Breaking Down Hellboy's Cryptic Post-Credits Scenes

A mysterious hand reaching up from the pits of hell.
Image: Lionsgate

Neil Marshall’s Hellboy is a reboot that does the source material little justice in terms of the quality of the adaptation, but it is jam-packed with nods and references to the comics, one of which suggests that, at least in theory, there might (have) been plans for future films.

As taxing as sitting through Hellboy is, those with the stamina to remain in the theater after the credits begin rolling are treated to a pair of stingers that further build out the world established in the film. Hellboy might have saved the day in this particular battle against the Blood Queen witch Nimue, but there are plenty of other terrors out there with designs on bringing about the end times.

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One of the few interesting twists Hellboy manages to pull off is strongly hinting that the film’s apocalypse will involve Hellboy fulfilling his destiny by using his demonic right hand, when in reality shit begins to hit the fan when Nimue unleashes a magical plague upon the world. In his quest to figure out how to defeat Nimue, Hellboy is spirited away to the dimension where the ancient witch Baba Yaga is trapped and, reasoning that she might be able to give him advice, Hellboy agrees to give her one of his eyes in exchange for information. Unbeknownst to Hellboy, Baba Yaga is actually the person who first sets Hellboy’s events in motion when she gives the demon Gruagach the idea to resurrect Nimue. Because Hellboy’s got no real reason to uphold his end of the bargain, he ultimately decides to escape Baba Yaga’s house with both of his eyes and, in a fit of rage, the witch promises that she’s put a curse on him that will destroy the thing he loves most.

After Hellboy returns to Earth, Baba Yaga doesn’t make another appearance in the movie, and it’s unclear whether the curse he’s been burdened with is actually real and if you witness its consequences. In the final battle against Nimue, Hellboy’s adoptive father Trevor Bruttenholm is murdered and, given how tense their relationship is from the beginning of the film, one could see his death as the great loss Baba Yaga promised.

But Hellboy’s full of dead people, and within moments of his passing, Bruttenholm’s able to return in spectral form thanks to Alice Monaghan’s ability to channel spirits. But Hellboy’s mid-credits scene where Hellboy bumps into Lobster Johnson (played by Thomas Haden Church)’s ghost in a graveyard makes it seem as if any number of dead humans have the potential to return as ghosts, meaning that their presence within the movie itself aren’t really gone. It isn’t until the film’s post-credits scene that it becomes clear Baba Yaga hasn’t given up on her goal of snatching Hellboy’s eye. She explains to someone off screen that wants the eye bad, and she’s willing to hire someone to retrieve it for her:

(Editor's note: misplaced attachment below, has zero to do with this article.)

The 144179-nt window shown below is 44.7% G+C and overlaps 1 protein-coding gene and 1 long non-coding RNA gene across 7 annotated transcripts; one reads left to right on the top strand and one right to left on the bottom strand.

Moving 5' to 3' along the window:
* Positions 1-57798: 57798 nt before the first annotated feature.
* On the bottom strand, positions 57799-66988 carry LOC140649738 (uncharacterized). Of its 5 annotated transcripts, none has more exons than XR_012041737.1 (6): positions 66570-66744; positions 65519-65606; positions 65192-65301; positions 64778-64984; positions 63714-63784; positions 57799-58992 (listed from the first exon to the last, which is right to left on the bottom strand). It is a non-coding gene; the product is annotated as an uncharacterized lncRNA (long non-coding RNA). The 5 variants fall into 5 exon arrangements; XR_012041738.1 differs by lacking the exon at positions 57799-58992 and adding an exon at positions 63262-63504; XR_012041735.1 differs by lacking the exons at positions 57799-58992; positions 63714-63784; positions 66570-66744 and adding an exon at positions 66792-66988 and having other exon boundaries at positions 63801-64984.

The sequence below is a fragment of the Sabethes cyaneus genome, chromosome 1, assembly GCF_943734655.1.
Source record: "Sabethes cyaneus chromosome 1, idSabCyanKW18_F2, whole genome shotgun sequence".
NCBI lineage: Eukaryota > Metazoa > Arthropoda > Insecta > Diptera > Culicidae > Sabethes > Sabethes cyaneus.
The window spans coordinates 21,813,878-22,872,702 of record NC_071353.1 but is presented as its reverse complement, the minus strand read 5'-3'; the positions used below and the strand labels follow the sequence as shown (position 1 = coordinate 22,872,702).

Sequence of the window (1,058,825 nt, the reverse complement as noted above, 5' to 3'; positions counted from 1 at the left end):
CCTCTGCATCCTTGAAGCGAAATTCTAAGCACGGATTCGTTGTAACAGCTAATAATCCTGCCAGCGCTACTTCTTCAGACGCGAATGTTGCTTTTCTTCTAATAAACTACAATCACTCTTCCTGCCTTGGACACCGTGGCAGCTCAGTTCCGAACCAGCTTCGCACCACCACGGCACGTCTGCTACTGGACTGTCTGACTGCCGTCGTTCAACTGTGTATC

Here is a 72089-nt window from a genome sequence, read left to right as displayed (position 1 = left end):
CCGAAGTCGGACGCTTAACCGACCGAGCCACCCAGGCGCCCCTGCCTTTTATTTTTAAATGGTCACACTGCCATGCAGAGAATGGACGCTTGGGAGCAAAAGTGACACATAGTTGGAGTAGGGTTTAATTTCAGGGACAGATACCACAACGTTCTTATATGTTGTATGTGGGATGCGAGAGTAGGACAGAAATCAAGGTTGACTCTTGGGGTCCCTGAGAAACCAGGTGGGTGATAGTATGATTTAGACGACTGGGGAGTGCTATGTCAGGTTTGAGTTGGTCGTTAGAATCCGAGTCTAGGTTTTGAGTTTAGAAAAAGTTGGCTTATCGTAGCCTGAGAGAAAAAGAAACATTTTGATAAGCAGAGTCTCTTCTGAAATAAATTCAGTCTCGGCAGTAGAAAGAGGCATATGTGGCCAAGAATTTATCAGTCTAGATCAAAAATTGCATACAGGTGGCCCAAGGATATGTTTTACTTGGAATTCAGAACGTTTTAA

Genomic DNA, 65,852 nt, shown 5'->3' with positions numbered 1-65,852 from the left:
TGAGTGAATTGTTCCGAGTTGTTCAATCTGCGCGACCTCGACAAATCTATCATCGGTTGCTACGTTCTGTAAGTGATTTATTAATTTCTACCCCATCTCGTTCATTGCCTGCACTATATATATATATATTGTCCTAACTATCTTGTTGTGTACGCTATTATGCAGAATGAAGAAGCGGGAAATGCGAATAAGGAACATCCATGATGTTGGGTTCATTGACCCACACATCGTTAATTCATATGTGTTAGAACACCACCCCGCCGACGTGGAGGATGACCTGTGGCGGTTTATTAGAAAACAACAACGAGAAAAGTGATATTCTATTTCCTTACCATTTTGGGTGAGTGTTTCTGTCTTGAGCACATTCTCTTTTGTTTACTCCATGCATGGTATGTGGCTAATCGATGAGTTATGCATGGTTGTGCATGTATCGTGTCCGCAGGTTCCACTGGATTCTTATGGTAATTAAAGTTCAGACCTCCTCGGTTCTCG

“I’ve had enough. Kill Hellboy and bring me his eye. Can you do that? I will grant you your greatest wish: I will finally let you die.”

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While the person Baba Yaga’s speaking to is never named or seen it’s strongly implied that it’s Koshchei, a man who became immortal after a dragon resurrected him from the dead, separated his soul from his body, and hid his soul in an animal that Baba Yaga now has in her possession. Because Baba Yaga holds Koshchei’s soul hostage, she’s able to eforce him to do whatever she wants, and his immortality makes him an invulnerable asset of hers.

Baba Yaga presenting Koshchei with an opportunity.
Image: Mike Mignola, Duncan Fegredo (Dark Horse Comics)
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While the details are slightly different, Baba Yaga’s offer to the unseen character seems to be based on parts of Mike Mignola and Duncan Fegredo’s Hellboy: Darkness Calls in which Baba Yaga attempts to murder Hellboy with a variety of monstrous creatures of Russia folklore like Koshchei. Considering how Hellboy’s performing at the box office, though, it doesn’t seem like that that story’s going to be part of a sequel any time soon.


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About the author

Charles Pulliam-Moore

io9 Culture Critic and Staff Writer. Cyclops was right.